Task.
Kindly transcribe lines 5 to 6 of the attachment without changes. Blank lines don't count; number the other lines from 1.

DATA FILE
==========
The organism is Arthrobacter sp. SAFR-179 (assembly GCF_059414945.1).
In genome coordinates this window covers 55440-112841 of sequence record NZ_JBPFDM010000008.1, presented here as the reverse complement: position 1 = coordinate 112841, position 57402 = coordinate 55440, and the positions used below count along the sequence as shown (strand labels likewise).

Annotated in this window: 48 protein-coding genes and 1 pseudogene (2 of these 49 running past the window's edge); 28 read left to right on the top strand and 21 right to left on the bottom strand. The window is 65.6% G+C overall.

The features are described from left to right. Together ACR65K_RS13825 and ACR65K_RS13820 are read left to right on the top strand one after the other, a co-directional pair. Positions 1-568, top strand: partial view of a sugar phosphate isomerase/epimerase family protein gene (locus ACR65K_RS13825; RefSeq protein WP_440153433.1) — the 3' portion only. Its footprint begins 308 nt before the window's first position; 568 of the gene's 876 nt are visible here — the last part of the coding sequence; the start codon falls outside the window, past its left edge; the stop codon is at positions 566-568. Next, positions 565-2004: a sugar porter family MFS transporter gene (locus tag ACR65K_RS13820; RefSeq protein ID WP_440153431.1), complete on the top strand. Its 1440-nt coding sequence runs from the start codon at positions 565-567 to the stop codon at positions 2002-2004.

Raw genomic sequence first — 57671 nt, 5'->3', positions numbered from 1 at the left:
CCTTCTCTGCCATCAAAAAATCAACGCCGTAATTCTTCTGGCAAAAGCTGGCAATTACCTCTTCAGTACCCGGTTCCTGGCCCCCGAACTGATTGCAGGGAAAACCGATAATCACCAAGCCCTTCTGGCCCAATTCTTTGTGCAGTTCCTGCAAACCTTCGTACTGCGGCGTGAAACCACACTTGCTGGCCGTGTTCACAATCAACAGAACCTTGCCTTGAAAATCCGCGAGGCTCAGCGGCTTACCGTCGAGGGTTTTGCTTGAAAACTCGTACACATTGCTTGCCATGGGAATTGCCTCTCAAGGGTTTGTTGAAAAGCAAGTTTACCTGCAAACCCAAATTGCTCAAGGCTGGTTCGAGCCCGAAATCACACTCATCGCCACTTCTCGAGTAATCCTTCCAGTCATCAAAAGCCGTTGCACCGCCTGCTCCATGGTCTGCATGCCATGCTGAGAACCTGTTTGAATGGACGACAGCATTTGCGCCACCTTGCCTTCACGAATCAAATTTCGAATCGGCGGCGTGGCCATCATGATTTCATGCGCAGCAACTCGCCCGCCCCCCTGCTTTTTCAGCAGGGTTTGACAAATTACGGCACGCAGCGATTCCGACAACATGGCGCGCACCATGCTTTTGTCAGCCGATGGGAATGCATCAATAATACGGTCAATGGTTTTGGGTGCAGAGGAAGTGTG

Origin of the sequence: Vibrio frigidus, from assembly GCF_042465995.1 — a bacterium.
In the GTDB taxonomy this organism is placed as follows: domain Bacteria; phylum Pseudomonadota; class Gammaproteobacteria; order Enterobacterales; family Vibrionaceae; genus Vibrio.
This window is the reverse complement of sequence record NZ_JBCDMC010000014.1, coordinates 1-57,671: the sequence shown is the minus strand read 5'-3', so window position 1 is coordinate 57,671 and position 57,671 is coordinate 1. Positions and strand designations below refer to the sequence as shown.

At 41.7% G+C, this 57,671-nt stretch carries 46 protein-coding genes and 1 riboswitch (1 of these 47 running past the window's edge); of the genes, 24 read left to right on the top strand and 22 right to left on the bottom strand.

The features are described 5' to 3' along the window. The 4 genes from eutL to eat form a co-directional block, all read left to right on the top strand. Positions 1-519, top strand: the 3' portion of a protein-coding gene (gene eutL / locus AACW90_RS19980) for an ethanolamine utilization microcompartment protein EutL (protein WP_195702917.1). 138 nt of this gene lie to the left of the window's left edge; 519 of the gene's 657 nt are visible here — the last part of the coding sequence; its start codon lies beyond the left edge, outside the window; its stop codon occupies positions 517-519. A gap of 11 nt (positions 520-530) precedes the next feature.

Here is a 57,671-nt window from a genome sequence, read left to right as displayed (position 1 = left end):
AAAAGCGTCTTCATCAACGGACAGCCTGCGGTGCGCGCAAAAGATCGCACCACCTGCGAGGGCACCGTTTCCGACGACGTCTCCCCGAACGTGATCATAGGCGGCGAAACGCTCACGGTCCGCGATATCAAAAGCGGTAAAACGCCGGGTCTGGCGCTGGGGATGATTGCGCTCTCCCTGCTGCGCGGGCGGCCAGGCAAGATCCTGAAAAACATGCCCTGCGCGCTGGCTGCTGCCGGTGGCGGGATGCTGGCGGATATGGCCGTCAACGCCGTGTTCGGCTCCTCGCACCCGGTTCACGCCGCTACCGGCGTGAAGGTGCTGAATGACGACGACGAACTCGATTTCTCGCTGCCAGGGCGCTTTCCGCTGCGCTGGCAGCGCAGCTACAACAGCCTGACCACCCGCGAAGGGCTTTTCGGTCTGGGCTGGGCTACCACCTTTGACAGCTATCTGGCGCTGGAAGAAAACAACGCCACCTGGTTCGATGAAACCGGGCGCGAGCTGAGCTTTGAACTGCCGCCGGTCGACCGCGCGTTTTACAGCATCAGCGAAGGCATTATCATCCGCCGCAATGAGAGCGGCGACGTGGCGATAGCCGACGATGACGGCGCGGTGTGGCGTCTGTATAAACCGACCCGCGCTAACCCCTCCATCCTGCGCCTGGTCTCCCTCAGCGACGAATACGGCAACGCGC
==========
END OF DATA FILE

Raw genomic sequence first — 57671 nt, 5'->3', positions numbered from 1 at the left:
CCTTCTCTGCCATCAAAAAATCAACGCCGTAATTCTTCTGGCAAAAGCTGGCAATTACCTCTTCAGTACCCGGTTCCTGGCCCCCGAACTGATTGCAGGGAAAACCGATAATCACCAAGCCCTTCTGGCCCAATTCTTTGTGCAGTTCCTGCAAACCTTCGTACTGCGGCGTGAAACCACACTTGCTGGCCGTGTTCACAATCAACAGAACCTTGCCTTGAAAATCCGCGAGGCTCAGCGGCTTACCGTCGAGGGTTTTGCTTGAAAACTCGTACACATTGCTTGCCATGGGAATTGCCTCTCAAGGGTTTGTTGAAAAGCAAGTTTACCTGCAAACCCAAATTGCTCAAGGCTGGTTCGAGCCCGAAATCACACTCATCGCCACTTCTCGAGTAATCCTTCCAGTCATCAAAAGCCGTTGCACCGCCTGCTCCATGGTCTGCATGCCATGCTGAGAACCTGTTTGAATGGACGACAGCATTTGCGCCACCTTGCCTTCACGAATCAAATTTCGAATCGGCGGCGTGGCCATCATGATTTCATGCGCAGCAACTCGCCCGCCCCCCTGCTTTTTCAGCAGGGTTTGACAAATTACGGCACGCAGCGATTCCGACAACATGGCGCGCACCATGCTTTTGTCAGCCGATGGGAATGCATCAATAATACGGTCAATGGTTTTGGGTGCAGAGGAAGTGTG